Then there's the price issue. Natural gas is cheap now, but many of the new sources of energy, including shale, tar sands and deepwater drilling, are more expensive than the old-fashioned oil well.
Steady export demand could push prices higher, while extraction costs could rise as drillers are forced to seek harder-to-get-at reserves.
Still, proposals are being discussed to build liquid natural gas, or LNG, plants and terminals in the Gulf of Mexico and along the Eastern seaboard.
Cheniere Energy (LNG) is developing a $5 billion plant in the Gulf of Mexico, the U.S.' first new LNG export facility in 40 years, according to the Financial Times. The plant should come online in late 2015, and Cheniere has already won commitments for 89% of its output from customers in the U.K., Spain, India and South Korea.
Canada also is preparing for the future by building LNG plants and ports in Vancouver on the West Coast and in Nova Scotia and New Brunswick on the East Coast. The plants presumably could process natural gas produced in the U.S. as well as Canada.
Some 17 plants are planned for North America, including the Canadian and Cheniere projects, according to Intelligence Press, publisher of Natural Gas Intelligence. Many of the U.S. sites are in Texas and Louisiana, near the Gulf of Mexico. But Hess (HES) is building a facility in Fall River, Mass.
Excelerate Energy wants to build the country's first floating LNG plant in the Gulf of Mexico.
The biggest challenge may be to the crucial fracking process itself. Not everyone welcomes plunging prices and continued reliance on gas and oil.
Environmentalists, concerned about greenhouse gas emissions and global warming, already have marshalled forces to fight fracking.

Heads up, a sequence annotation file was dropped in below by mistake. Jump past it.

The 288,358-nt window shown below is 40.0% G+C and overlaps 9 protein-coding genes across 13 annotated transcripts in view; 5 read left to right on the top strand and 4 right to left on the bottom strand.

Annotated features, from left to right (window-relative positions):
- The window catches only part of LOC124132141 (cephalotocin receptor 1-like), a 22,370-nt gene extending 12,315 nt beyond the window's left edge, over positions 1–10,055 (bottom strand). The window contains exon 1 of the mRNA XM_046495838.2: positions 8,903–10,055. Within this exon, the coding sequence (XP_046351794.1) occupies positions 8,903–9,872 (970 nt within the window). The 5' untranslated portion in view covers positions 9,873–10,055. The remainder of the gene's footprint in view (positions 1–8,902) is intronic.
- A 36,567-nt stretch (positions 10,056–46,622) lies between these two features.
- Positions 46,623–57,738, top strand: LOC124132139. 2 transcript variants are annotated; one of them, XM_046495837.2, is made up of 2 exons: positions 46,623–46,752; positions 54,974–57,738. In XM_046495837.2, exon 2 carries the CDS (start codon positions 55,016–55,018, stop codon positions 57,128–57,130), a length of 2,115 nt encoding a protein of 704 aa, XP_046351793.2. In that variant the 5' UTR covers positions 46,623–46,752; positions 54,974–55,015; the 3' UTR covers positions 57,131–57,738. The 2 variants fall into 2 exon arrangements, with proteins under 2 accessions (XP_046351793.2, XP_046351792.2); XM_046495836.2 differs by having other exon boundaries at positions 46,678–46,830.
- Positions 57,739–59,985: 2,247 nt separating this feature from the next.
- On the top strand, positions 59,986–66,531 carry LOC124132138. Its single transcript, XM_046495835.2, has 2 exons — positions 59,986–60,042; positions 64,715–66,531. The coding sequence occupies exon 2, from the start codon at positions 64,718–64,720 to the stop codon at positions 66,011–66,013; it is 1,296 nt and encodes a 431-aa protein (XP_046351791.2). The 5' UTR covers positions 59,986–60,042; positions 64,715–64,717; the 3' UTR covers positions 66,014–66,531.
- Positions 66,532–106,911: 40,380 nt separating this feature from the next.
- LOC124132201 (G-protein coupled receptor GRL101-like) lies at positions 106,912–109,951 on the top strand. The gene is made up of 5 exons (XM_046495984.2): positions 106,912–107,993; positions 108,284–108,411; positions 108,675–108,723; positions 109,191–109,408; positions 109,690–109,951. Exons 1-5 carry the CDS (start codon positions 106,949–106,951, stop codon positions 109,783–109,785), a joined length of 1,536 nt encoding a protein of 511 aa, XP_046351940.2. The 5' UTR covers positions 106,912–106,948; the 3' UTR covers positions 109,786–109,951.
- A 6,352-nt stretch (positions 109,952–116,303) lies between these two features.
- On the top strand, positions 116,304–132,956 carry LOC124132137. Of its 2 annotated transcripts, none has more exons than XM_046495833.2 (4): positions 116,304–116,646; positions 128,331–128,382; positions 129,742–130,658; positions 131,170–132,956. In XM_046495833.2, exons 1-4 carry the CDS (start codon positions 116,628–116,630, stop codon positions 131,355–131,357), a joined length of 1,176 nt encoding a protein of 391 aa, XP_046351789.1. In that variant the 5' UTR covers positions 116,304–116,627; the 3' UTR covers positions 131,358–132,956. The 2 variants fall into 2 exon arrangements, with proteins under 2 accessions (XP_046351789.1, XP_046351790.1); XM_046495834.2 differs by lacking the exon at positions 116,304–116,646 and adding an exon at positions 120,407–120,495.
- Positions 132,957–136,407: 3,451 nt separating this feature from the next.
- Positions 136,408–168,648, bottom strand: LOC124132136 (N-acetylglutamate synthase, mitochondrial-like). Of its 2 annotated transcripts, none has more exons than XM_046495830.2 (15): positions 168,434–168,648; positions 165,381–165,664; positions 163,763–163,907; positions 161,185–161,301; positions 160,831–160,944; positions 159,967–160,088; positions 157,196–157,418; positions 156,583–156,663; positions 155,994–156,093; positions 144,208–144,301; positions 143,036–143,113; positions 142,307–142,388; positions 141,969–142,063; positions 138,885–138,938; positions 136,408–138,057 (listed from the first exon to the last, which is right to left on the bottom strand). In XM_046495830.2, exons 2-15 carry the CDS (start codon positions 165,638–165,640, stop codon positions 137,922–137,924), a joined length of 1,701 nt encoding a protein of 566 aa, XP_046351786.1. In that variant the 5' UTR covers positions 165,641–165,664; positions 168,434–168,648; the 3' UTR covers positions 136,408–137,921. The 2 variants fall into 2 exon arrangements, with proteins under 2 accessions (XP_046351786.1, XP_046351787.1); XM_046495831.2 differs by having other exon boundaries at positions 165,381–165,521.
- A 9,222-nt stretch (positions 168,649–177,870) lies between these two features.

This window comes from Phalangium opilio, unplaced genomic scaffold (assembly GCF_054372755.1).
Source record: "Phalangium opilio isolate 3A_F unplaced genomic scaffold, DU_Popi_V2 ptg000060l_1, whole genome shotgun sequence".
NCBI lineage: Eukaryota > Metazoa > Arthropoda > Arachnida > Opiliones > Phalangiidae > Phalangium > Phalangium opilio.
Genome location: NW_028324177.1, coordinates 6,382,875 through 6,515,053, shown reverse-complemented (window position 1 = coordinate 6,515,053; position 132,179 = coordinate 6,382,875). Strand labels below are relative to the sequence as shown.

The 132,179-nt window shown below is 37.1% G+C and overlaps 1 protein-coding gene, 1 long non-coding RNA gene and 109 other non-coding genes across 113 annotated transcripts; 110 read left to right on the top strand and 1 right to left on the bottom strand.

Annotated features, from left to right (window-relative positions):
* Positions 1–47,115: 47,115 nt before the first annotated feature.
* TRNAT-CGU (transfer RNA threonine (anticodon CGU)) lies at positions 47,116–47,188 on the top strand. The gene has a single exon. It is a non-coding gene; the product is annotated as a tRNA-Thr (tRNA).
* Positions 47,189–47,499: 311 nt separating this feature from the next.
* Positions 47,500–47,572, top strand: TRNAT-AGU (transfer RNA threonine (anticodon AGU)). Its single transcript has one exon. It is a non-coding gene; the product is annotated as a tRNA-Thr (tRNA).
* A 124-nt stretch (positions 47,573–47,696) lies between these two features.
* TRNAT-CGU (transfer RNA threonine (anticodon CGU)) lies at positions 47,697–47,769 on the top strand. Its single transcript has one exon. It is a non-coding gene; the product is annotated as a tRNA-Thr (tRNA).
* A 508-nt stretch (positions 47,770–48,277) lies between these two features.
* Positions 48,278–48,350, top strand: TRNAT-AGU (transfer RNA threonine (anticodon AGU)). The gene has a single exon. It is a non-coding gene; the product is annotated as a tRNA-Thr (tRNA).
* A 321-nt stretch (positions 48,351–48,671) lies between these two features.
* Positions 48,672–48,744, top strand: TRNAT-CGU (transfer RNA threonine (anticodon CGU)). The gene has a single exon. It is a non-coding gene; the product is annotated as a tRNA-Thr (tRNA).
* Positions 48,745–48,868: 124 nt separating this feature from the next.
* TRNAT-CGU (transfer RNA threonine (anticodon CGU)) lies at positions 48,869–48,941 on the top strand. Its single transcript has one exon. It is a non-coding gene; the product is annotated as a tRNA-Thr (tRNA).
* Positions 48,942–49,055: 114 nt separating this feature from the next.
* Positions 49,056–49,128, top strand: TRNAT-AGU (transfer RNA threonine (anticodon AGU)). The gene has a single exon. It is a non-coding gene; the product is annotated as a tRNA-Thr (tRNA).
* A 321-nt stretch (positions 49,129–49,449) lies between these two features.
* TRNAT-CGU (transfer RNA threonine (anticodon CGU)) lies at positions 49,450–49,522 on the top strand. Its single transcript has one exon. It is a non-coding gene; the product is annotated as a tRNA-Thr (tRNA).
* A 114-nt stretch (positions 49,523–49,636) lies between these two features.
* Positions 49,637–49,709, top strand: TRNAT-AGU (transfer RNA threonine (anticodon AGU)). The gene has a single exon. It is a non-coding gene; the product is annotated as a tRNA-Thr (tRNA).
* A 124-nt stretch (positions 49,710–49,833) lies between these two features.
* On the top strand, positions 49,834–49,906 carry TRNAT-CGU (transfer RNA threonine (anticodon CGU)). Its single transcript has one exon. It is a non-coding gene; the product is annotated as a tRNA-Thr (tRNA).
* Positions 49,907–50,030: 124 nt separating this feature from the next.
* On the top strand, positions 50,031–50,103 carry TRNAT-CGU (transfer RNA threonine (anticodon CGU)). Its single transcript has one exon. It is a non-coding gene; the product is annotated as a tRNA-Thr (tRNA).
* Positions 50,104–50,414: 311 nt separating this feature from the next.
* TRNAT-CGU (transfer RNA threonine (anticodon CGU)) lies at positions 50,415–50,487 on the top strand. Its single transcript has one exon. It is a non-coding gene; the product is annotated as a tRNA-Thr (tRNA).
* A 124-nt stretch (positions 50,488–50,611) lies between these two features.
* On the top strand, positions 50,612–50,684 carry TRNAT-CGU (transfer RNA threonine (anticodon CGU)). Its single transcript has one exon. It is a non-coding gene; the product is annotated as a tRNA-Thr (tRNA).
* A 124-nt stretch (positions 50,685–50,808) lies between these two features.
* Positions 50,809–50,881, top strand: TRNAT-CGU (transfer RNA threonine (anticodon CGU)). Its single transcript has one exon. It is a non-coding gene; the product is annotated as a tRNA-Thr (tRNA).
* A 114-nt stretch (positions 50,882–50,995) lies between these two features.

And then there's the anti-fracking fury unleashed among those who say that the process itself — not just the end product — is environmentally harmful. Protests have already shut down some projects and have made fracking off-limits in some states.
Consider these items from a blog post by William L. Chameides, dean of Duke University's Nicholas School of the Environment: "The fracking process generates air pollution, and the leakage of natural gas releases methane (a greenhouse gas many times more effective than CO2) into the atmosphere," Chameides wrote. "Fracking requires the high-pressure injection of huge quantities of water, various (often unknown) chemicals and sand, and then the recovery and disposal of that so-called flowback water along with the briny formation (or produced) water. ...
"At any number of points in the process, fracking fluids and/or recovered water can inadvertently — or not inadvertently, if dumped into local rivers or streams — contaminate local groundwater or drinking water.
Energy executives, among others, dispute claims that the fracking process is inherently damaging to the environment.
Meanwhile, Ohio regulators claimed in March that fracking caused a dozen earthquakes. They announced "new environmentally responsible standards for transporting and disposing of brine, a by-product of oil and natural gas hydraulic fracturing.
The Republican-led North Carolina legislature passed a bill legalizing fracking in the state, only to see the bill vetoed by Democratic Gov. Beverly Perdue.
After some hemming and hawing, New York Gov. Andrew Cuomo announced a plan that would allow fracking on private land, but not on public land or near some water sites. A coalition of six well-known environmental groups has protested the plan.
But for all the uproar, the fact is that fracking isn't new. It's been around for decades.
"It's a lot more environmentally friendly than in years past," said O'Neill at Logic Advisors. "It's only grabbing headlines now because the improved results are creating a stampede of frackers."